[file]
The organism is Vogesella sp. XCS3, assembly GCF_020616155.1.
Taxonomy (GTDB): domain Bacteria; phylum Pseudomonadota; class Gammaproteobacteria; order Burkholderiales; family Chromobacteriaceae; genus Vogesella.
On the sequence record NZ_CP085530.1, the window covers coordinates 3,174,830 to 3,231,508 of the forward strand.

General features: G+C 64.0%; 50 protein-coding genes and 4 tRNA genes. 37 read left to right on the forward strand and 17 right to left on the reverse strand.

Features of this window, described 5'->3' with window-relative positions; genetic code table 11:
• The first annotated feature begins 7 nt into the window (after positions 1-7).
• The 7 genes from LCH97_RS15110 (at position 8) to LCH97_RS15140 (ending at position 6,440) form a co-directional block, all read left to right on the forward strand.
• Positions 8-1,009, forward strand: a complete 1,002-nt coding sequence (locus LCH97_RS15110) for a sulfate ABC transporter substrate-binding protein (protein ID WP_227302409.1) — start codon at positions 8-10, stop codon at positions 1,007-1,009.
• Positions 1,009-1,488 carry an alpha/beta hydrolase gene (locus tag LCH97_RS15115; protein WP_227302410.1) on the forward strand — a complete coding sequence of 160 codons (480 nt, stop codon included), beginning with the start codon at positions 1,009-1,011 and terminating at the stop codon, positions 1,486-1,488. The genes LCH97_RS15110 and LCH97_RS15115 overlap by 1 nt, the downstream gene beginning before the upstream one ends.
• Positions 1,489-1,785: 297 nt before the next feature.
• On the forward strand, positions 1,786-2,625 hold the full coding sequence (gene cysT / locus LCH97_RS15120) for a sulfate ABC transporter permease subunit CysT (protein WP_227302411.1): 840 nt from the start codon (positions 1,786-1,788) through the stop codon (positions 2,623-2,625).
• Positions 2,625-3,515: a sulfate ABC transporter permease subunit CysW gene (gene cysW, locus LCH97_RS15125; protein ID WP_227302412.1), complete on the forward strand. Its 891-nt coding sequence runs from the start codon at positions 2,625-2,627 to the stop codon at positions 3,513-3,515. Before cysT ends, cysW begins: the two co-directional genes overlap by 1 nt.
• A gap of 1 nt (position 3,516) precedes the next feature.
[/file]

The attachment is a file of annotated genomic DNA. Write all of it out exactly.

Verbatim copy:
The organism is Vogesella sp. XCS3, assembly GCF_020616155.1.
Taxonomy (GTDB): domain Bacteria; phylum Pseudomonadota; class Gammaproteobacteria; order Burkholderiales; family Chromobacteriaceae; genus Vogesella.
On the sequence record NZ_CP085530.1, the window covers coordinates 3,174,830 to 3,231,508 of the forward strand.

General features: G+C 64.0%; 50 protein-coding genes and 4 tRNA genes. 37 read left to right on the forward strand and 17 right to left on the reverse strand.

Features of this window, described 5'->3' with window-relative positions; genetic code table 11:
• The first annotated feature begins 7 nt into the window (after positions 1-7).
• The 7 genes from LCH97_RS15110 (at position 8) to LCH97_RS15140 (ending at position 6,440) form a co-directional block, all read left to right on the forward strand.
• Positions 8-1,009, forward strand: a complete 1,002-nt coding sequence (locus LCH97_RS15110) for a sulfate ABC transporter substrate-binding protein (protein ID WP_227302409.1) — start codon at positions 8-10, stop codon at positions 1,007-1,009.
• Positions 1,009-1,488 carry an alpha/beta hydrolase gene (locus tag LCH97_RS15115; protein WP_227302410.1) on the forward strand — a complete coding sequence of 160 codons (480 nt, stop codon included), beginning with the start codon at positions 1,009-1,011 and terminating at the stop codon, positions 1,486-1,488. The genes LCH97_RS15110 and LCH97_RS15115 overlap by 1 nt, the downstream gene beginning before the upstream one ends.
• Positions 1,489-1,785: 297 nt before the next feature.
• On the forward strand, positions 1,786-2,625 hold the full coding sequence (gene cysT / locus LCH97_RS15120) for a sulfate ABC transporter permease subunit CysT (protein WP_227302411.1): 840 nt from the start codon (positions 1,786-1,788) through the stop codon (positions 2,623-2,625).
• Positions 2,625-3,515: a sulfate ABC transporter permease subunit CysW gene (gene cysW, locus LCH97_RS15125; protein ID WP_227302412.1), complete on the forward strand. Its 891-nt coding sequence runs from the start codon at positions 2,625-2,627 to the stop codon at positions 3,513-3,515. Before cysT ends, cysW begins: the two co-directional genes overlap by 1 nt.
• A gap of 1 nt (position 3,516) precedes the next feature.